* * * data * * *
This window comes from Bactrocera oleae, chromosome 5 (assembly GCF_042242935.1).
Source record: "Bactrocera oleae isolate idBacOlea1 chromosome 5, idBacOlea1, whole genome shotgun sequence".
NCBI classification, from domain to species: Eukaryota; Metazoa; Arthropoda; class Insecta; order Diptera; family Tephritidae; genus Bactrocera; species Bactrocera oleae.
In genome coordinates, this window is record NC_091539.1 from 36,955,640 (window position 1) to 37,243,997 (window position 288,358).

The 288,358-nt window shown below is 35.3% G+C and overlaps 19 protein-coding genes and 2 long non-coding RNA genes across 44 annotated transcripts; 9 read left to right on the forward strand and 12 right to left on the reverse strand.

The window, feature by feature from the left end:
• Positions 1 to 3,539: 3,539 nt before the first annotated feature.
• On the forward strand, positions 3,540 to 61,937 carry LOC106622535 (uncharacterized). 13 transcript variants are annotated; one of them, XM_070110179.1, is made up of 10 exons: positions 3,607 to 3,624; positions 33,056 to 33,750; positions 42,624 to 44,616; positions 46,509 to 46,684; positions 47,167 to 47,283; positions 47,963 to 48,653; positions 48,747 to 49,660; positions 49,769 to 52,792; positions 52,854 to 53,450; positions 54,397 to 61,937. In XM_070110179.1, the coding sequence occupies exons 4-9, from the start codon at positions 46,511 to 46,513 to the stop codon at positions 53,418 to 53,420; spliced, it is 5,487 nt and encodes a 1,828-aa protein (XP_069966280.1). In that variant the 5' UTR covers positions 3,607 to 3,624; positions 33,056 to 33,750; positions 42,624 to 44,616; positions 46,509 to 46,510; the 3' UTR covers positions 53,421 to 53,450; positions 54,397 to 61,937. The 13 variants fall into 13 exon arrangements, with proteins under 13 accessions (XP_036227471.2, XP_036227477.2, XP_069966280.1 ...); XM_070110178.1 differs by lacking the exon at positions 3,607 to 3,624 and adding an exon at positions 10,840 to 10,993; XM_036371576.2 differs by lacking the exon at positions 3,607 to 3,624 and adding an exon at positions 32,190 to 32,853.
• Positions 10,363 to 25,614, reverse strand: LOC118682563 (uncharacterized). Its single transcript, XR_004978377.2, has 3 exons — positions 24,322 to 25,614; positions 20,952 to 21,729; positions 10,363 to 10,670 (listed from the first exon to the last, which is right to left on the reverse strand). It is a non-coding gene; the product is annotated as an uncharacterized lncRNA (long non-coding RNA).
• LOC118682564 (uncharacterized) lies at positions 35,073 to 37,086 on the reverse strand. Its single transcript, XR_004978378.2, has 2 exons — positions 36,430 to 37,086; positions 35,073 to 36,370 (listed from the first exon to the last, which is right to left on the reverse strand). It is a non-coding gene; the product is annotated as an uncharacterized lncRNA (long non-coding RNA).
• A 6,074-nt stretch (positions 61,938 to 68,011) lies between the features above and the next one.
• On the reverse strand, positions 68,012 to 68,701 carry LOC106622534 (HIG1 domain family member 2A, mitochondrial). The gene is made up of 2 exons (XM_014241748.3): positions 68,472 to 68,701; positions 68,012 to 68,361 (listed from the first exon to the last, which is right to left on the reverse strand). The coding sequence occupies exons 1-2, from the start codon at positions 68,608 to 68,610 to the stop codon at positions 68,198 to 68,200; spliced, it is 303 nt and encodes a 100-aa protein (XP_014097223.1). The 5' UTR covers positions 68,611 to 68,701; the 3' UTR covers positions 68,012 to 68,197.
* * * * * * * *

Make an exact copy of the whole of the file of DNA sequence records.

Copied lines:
This window comes from Bactrocera oleae, chromosome 5 (assembly GCF_042242935.1).
Source record: "Bactrocera oleae isolate idBacOlea1 chromosome 5, idBacOlea1, whole genome shotgun sequence".
NCBI classification, from domain to species: Eukaryota; Metazoa; Arthropoda; class Insecta; order Diptera; family Tephritidae; genus Bactrocera; species Bactrocera oleae.
In genome coordinates, this window is record NC_091539.1 from 36,955,640 (window position 1) to 37,243,997 (window position 288,358).

The 288,358-nt window shown below is 35.3% G+C and overlaps 19 protein-coding genes and 2 long non-coding RNA genes across 44 annotated transcripts; 9 read left to right on the forward strand and 12 right to left on the reverse strand.

The window, feature by feature from the left end:
• Positions 1 to 3,539: 3,539 nt before the first annotated feature.
• On the forward strand, positions 3,540 to 61,937 carry LOC106622535 (uncharacterized). 13 transcript variants are annotated; one of them, XM_070110179.1, is made up of 10 exons: positions 3,607 to 3,624; positions 33,056 to 33,750; positions 42,624 to 44,616; positions 46,509 to 46,684; positions 47,167 to 47,283; positions 47,963 to 48,653; positions 48,747 to 49,660; positions 49,769 to 52,792; positions 52,854 to 53,450; positions 54,397 to 61,937. In XM_070110179.1, the coding sequence occupies exons 4-9, from the start codon at positions 46,511 to 46,513 to the stop codon at positions 53,418 to 53,420; spliced, it is 5,487 nt and encodes a 1,828-aa protein (XP_069966280.1). In that variant the 5' UTR covers positions 3,607 to 3,624; positions 33,056 to 33,750; positions 42,624 to 44,616; positions 46,509 to 46,510; the 3' UTR covers positions 53,421 to 53,450; positions 54,397 to 61,937. The 13 variants fall into 13 exon arrangements, with proteins under 13 accessions (XP_036227471.2, XP_036227477.2, XP_069966280.1 ...); XM_070110178.1 differs by lacking the exon at positions 3,607 to 3,624 and adding an exon at positions 10,840 to 10,993; XM_036371576.2 differs by lacking the exon at positions 3,607 to 3,624 and adding an exon at positions 32,190 to 32,853.
• Positions 10,363 to 25,614, reverse strand: LOC118682563 (uncharacterized). Its single transcript, XR_004978377.2, has 3 exons — positions 24,322 to 25,614; positions 20,952 to 21,729; positions 10,363 to 10,670 (listed from the first exon to the last, which is right to left on the reverse strand). It is a non-coding gene; the product is annotated as an uncharacterized lncRNA (long non-coding RNA).
• LOC118682564 (uncharacterized) lies at positions 35,073 to 37,086 on the reverse strand. Its single transcript, XR_004978378.2, has 2 exons — positions 36,430 to 37,086; positions 35,073 to 36,370 (listed from the first exon to the last, which is right to left on the reverse strand). It is a non-coding gene; the product is annotated as an uncharacterized lncRNA (long non-coding RNA).
• A 6,074-nt stretch (positions 61,938 to 68,011) lies between the features above and the next one.
• On the reverse strand, positions 68,012 to 68,701 carry LOC106622534 (HIG1 domain family member 2A, mitochondrial). The gene is made up of 2 exons (XM_014241748.3): positions 68,472 to 68,701; positions 68,012 to 68,361 (listed from the first exon to the last, which is right to left on the reverse strand). The coding sequence occupies exons 1-2, from the start codon at positions 68,608 to 68,610 to the stop codon at positions 68,198 to 68,200; spliced, it is 303 nt and encodes a 100-aa protein (XP_014097223.1). The 5' UTR covers positions 68,611 to 68,701; the 3' UTR covers positions 68,012 to 68,197.